Gus Kenworthy interview

(Image credit: unknown)

At what point did it become your goal to become a pro skier?
When I was 13 I broke my leg pretty severely and spent the entire season recovering. Until my injury I had been juggling skiing with ice hockey and I just skied for fun, but having to sit out for four months while my leg healed made me realise that all I wanted to do was ski and that I wanted to be a pro skier. This past season was the first time that I really thought of myself as a professional athlete. In skiing, the distinction between professional and amateur is pretty blurry. This past season marked my X Games debut and my first podiums in major top-tier events, and I ended up walking away with the AFP overall world champion title for the year.

Do you think sites like YouTube and Vimeo have changed the way people get hooked up?

I definitely think that video sharing sites have had a huge impact on the way people are making names for themselves and picking up sponsors. Until recently your legitimacy as a professional skier was based almost entirely on your competition results. In the past few years there's been a new wave of athletes getting unprecedented levels of recognition based solely on their online presences from video edits. It's pretty cool to see kids breaking ground and catapulting themselves into the limelight with little more than a video camera and a YouTube account.
Do you focus on one type of skiing (back country, park, street) or are you more of an all-rounder?
Most of the professionals that are at the top of the scene right now are particular to one event and tend not to compete in multiple disciplines. You can risk spreading yourself too thin by trying to keep up in too many events at once so I have worked really hard to stay at the top of my game in just slopestyle, big air and superpipe.
In some mainstream sports, athletes aren't allowed to do sports outside of what they're being paid for. Can you see a time where sponsors will demand the same from their skiers?
As skiing becomes more and more mainstream I think that skiers are beginning to take themselves more seriously as athletes on and off the hill. Because the stakes keep being raised with sponsors and new events, I think people will choose to take less unnecessary risks by taking part in sports other than their own.

What's the single hardest trick you've shot so far?
A few months ago I did the first ever double flip off a rail. Because you have to pop off a rail to set the trick rather than off snow, and because it's so risky it was definitely the scariest trick that I've ever shot.
Like most pro athletes, you’ve suffered injuries. How much have they blighted your career?

Injury has played a huge role in my career. It's definitely frustrating having to sit out during contests and photoshoots due to injuries but sometimes they are a blessing in disguise. During the season you're normally going as hard as you can all the time and even though it sucks to have to stop, your body appreciates the rest that it gets during an injury. Plus the whole time that you're out injured you're thinking about tricks that are possible and runs you want to do, so when you are ready to ski again you're hungrier than ever to go out and slay it.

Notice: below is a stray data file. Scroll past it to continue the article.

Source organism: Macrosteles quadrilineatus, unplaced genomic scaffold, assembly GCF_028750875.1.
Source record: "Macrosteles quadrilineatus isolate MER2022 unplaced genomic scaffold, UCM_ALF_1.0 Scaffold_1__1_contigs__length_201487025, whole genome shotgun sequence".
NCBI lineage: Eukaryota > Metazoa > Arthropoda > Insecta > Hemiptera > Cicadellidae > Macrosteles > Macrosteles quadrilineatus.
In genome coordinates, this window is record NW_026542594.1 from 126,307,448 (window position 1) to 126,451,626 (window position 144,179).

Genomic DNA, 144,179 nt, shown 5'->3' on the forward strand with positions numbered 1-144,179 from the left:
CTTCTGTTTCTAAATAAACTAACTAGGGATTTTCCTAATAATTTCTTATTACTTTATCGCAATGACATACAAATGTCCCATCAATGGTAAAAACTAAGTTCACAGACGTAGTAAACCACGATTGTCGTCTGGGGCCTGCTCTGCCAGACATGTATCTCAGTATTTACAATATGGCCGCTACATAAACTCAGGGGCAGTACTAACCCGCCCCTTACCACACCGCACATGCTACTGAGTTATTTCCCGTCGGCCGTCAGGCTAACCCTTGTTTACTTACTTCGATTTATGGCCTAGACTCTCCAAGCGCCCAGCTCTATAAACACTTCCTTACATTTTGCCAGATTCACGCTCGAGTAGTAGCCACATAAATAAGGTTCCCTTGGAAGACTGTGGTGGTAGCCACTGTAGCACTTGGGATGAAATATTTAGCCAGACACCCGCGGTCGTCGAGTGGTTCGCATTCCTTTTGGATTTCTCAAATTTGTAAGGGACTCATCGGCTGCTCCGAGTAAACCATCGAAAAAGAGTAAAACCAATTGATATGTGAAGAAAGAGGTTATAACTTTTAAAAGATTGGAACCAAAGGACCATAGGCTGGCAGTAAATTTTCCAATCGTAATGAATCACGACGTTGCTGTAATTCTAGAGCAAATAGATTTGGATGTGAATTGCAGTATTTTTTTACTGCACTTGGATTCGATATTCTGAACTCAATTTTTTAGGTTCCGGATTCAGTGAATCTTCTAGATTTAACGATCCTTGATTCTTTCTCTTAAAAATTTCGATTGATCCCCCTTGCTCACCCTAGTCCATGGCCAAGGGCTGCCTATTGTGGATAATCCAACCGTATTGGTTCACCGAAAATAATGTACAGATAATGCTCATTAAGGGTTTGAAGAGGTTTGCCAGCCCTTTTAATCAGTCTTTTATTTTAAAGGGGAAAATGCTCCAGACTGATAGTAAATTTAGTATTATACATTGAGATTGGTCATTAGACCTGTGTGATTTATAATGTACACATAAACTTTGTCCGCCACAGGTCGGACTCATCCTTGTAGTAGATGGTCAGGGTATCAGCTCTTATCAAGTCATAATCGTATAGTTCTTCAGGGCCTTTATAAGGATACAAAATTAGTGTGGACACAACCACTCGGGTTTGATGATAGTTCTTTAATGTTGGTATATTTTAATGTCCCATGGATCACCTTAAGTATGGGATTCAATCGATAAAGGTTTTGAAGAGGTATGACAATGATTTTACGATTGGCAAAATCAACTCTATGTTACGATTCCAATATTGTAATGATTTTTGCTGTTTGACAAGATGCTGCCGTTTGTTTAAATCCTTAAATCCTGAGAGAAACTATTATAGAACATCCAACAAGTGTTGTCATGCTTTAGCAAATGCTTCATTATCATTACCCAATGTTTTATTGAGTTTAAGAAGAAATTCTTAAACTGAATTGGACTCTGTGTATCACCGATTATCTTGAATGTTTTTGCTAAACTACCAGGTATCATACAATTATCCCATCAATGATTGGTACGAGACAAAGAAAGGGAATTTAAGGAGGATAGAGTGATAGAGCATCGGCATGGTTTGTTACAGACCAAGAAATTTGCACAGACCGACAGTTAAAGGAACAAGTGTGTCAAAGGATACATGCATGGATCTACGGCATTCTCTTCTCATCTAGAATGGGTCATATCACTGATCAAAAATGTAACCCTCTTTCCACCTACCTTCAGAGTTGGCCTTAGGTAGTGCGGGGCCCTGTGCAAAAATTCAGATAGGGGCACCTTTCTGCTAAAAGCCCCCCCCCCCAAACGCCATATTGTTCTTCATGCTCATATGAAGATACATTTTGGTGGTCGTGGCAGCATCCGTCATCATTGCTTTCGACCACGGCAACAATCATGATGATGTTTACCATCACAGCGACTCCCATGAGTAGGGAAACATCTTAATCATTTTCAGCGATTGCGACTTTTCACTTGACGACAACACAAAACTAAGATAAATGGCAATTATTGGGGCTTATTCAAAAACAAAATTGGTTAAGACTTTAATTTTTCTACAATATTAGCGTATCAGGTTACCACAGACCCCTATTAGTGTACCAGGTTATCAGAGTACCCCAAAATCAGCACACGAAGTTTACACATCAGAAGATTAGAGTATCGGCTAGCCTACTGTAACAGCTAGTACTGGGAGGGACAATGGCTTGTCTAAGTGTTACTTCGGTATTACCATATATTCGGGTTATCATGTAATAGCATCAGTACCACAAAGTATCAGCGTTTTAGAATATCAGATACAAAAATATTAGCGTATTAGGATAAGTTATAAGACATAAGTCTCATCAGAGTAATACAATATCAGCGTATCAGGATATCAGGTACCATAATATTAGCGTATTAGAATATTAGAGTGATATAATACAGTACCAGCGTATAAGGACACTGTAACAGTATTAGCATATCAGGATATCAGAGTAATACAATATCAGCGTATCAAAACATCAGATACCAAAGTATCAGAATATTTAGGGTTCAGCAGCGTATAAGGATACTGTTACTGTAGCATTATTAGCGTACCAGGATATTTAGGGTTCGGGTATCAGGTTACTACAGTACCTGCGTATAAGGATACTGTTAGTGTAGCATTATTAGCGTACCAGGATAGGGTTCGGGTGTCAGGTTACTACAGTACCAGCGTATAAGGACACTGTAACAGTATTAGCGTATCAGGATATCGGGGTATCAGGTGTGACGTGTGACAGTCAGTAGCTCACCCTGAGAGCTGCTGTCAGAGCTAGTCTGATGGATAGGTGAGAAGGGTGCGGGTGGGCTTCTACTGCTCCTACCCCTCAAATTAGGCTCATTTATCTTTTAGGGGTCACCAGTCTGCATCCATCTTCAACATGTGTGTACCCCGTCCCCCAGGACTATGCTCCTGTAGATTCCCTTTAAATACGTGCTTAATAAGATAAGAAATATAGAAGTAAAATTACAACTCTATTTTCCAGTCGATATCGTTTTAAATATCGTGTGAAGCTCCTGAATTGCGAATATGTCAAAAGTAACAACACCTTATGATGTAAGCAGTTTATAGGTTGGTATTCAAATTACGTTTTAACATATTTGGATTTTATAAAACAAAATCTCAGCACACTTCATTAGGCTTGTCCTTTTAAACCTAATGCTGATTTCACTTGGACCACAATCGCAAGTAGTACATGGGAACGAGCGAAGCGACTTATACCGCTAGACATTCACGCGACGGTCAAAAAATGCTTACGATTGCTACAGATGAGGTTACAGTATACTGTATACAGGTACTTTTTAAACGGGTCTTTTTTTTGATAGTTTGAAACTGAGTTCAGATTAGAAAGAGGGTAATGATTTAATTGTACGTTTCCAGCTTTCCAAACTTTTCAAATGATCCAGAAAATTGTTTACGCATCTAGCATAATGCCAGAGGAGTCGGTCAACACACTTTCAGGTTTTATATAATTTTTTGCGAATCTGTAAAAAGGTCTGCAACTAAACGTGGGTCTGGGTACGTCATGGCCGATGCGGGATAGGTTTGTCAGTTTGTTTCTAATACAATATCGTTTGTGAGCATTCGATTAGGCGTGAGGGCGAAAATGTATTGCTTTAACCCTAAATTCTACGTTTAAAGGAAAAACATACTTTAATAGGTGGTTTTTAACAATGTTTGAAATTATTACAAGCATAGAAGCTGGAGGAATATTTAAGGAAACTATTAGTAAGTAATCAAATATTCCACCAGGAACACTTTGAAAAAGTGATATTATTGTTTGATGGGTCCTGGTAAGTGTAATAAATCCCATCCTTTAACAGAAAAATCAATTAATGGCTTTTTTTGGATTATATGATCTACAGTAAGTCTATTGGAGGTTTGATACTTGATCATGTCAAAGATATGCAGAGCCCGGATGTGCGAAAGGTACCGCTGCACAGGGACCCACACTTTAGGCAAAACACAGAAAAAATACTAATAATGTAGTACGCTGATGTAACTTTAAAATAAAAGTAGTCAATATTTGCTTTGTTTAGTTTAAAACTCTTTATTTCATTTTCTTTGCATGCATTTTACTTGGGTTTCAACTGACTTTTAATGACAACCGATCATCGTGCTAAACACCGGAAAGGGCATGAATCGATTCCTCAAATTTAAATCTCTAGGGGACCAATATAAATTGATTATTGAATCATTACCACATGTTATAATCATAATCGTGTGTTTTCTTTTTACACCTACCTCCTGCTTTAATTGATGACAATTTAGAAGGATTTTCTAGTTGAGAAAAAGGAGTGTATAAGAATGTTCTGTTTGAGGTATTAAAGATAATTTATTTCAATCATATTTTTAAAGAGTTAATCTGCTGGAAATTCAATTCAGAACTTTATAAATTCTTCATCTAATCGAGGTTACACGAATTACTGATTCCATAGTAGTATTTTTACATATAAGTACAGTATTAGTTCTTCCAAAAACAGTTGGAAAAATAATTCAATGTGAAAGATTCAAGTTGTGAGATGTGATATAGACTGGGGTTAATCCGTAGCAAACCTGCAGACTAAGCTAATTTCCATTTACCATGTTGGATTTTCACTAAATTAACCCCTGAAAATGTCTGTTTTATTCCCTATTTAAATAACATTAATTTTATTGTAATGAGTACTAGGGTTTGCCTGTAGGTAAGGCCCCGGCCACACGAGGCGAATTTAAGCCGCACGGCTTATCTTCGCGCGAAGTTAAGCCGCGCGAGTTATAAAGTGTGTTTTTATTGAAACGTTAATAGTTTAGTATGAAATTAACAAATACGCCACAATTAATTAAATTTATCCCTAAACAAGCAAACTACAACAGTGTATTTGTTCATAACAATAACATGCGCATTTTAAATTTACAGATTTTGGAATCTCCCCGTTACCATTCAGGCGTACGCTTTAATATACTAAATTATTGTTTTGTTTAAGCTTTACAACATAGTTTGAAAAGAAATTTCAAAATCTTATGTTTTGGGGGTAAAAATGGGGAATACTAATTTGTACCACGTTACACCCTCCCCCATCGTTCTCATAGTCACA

What's the scariest thing you've gone through on the mountain?

When I was 14 my best friend Hoot was killed by a snowcat [a tracked snow vehicle] during a photoshoot in the Telluride terrain park. It was a really traumatic experience and for a while I wasn't sure if I even wanted to ski again. In the end I decided that skiing is what I love to do and I think that Hoot would want me to keep skiing and to succeed in it, so that's exactly what I'm planning to do.

How much gym and cardio training do you do?

Probably not as much as I should be doing, I mostly just ski. I don't really have too much of an off-season any more – once the end-of-season park shoots are wrapped up I head up to Whistler in Canada and ski the glacier for the beginning of the summer. This year for the first time I went to Mount Hood in Oregon after the Whistler glacier closed. I usually finish off the summer down in New Zealand and then travel to the city big airs [such as the London Freeze] during the fall. Shortly after that the regular contest season is back in full swing all over again.

One of the city big air competitions you’re entering this year is the Relentless Energy Drink Freeze Festival in London in October. What can people expect to see from you there?
Hopefully a good show! If the jump is big enough, I'd love to do a double cork 1440 , but I think it will all depend on the set-up. The London Freeze has been a super fun event for me over the years so I'm just looking forward to coming back and checking things out again this year. Plus because I was born in England my mom and my aunt and uncle usually come out and watch, which is great.

What are your plans for the upcoming season?
Basically to compete as much as possible. As long as I stay healthy the whole time, there's a good opportunity for me to do really well. I'd like to stay on the podium consistently in slopestyle as well as halfpipe and big air. I definitely want to defend my AFP overall title again next year.

For more interviews with top wintersports stars, subscribe to Men's FitnessWe'll give you five issues for £5.

Nick Hutchings worked for Men’s Fitness UK, which predated, and then shared a website with, Coach. Nick worked as digital editor from 2008 to 2011, head of content until 2014, and finally editor-in-chief until 2015.